Feeding America reports that 30 percent of seniors who rely on local food pantries say they sometimes must choose between paying for food and paying for medical care. As the infographic shows, older Americans without enough food to eat are at higher risk of developing serious health issues, including heart disease.
By Linda Shiue
originally posted in http://www.culinate.com/articles/features/medical_awareness_nutrition
July 30, 2013
While some medical students and doctors are becoming more savvy about nutrition, health, and cooking, the options for patients can still be generally summed up with the dismissive phrase “hospital food.” It’s not just the unpalatable Jell-O cups; nutrition is often ignored, too.
At the well-regarded academic medical center where I trained, my postpartum lunch tray included a plastic-wrapped, highly processed PB&J sandwich. And this type of offering is the norm. Vending machines in hospitals sell soda and candy, just as they do anywhere else, while hospitals that ban fast-food chains make headlines.
Over the past few years, however, a few hospitals have overhauled their food services to address both nutrition and taste. One of those is New Milford Hospital in Connecticut, which adopted a seasonal, plant-based menu (think portobello burgers and quinoa as entrées). The hospital also developed a program called Plow to Plate, connecting local farmers and fishermen with hospitals, physicians, chefs, and community members.
How they can help fix our health and food systems
At the National Farmers Union convention this spring, a roomful of farmers listened attentively to Marydale DeBor, who was pitching a new idea.
“I am looking for you to be doctors to the world,” she said. A board member of the New England Farmers Union and delegate to the convention, DeBor has a vision for food’s role in health care: “Food is Primary Care.” It’s the tagline for her consulting company, Fresh Advantage (www.freshadvantage.com), which works with institutions nationwide to create health-driven and mission-aligned food service operations.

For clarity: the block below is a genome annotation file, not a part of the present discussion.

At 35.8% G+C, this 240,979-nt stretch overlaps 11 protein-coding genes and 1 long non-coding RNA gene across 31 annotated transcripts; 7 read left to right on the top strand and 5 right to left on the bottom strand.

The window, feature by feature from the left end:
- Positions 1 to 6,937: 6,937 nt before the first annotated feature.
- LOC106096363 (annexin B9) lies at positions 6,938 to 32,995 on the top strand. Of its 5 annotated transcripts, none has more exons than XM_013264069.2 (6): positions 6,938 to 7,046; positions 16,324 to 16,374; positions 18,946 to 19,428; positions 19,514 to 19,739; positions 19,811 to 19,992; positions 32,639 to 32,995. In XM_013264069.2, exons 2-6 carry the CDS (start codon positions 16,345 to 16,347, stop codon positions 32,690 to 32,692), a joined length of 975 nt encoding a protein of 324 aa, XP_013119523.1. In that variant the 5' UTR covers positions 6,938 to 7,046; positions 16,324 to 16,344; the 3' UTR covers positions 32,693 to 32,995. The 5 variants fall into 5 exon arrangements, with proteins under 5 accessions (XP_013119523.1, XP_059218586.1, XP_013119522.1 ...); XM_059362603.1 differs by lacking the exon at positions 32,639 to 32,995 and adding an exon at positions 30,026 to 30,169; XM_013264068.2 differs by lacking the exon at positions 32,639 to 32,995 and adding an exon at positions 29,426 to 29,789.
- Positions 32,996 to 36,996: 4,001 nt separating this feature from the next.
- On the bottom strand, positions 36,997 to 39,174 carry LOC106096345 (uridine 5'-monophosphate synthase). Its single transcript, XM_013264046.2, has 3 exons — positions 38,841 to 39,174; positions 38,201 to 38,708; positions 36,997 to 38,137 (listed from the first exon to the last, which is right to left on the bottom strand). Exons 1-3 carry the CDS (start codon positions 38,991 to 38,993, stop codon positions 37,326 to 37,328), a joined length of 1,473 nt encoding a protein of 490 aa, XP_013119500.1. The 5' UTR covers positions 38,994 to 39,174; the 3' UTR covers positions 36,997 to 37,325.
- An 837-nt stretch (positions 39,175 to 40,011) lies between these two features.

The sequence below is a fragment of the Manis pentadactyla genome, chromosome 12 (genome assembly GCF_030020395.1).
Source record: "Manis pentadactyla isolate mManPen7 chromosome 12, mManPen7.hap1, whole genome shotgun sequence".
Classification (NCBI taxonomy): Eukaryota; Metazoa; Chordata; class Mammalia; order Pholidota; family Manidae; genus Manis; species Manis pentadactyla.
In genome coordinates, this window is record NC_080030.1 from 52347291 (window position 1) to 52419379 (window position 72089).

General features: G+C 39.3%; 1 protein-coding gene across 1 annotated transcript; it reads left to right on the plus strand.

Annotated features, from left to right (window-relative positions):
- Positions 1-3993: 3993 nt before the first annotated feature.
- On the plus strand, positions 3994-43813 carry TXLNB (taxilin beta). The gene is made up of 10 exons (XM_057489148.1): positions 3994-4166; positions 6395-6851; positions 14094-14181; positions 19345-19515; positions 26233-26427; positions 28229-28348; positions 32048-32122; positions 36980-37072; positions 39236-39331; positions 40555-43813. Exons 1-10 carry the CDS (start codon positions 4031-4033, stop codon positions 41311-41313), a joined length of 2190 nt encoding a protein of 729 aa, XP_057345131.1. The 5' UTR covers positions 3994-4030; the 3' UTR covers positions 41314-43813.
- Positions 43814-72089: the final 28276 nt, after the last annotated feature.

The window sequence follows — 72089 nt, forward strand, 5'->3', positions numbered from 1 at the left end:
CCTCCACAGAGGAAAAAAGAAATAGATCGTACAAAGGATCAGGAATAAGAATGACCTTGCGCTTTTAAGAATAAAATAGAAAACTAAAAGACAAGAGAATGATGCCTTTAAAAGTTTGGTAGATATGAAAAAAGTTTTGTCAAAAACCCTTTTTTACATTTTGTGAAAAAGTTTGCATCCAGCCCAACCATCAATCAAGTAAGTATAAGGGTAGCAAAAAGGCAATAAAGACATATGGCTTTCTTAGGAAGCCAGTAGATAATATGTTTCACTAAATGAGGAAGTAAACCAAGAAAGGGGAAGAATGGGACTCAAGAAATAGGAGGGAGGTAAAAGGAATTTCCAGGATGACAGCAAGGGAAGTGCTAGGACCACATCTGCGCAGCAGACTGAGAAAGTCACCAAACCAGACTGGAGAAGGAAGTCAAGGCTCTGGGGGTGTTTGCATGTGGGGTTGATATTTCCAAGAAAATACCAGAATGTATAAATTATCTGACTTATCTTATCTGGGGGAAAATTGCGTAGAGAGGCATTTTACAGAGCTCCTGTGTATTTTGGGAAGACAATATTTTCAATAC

Indeed, good nutrition can help address many of our nation’s health challenges. A root cause of our poor health is a food system gone wrong: ubiquitous processed food laden with excess salt, sugar and fat, along with inadequate access to healthy food for many. Poor diet contributes to public health problems of obesity and related chronic diseases – diabetes, cardiovascular disease and cancer.
We were glad to see this article in The Blade (In Toledo, hunger is a health issue) describing ProMedica’s efforts to address hunger issues—“food insecurity”—in Ohio. Although plenty of effort is correctly devoted to obesity in America, hunger and malnutrition are pervasive problems that profoundly affect health. In particular, the incidence of hunger among the elderly is on the rise. This issue is a long-standing concern at Fresh Advantage.
Fresh Advantage™ salutes Dr. Andrew Bremer, a pediatric endocrinologist and Professor Pediatrics at Vanderbilt University Medical Center, for standing up to MacDonald’s at its recent shareholder meeting and elucidating the link between fast food and the current epidemic of obesity and diabetes among children in the U.S.
In the September, 2011 “Food Issue” of THE NATION, Michael Pollan opined that our country’s industrial food system would not change until the health care sector (health professionals and institutions with which they are affiliated) and the health insurance industry became advocates for change—and politically active. Well, physicians are becoming active now in the private sector arena through the “Value the Meal” campaign underway by Corporate Accountability International.Read More
VIDEO & PODCAST LIBRARY
Recovery is Cooking
From Connecticut Mental Health Center
Plow to Plate
Before Fresh Advantage, Marydale co-founded Plow to Plate. Hear about their successes on All Things Connecticut
Prescribing Food, Part 1: Making Hospitals Healthier
From Heritage Radio Network
Women Addressing Food In Healthcare
From the Yale Sustainable Food Project Podcast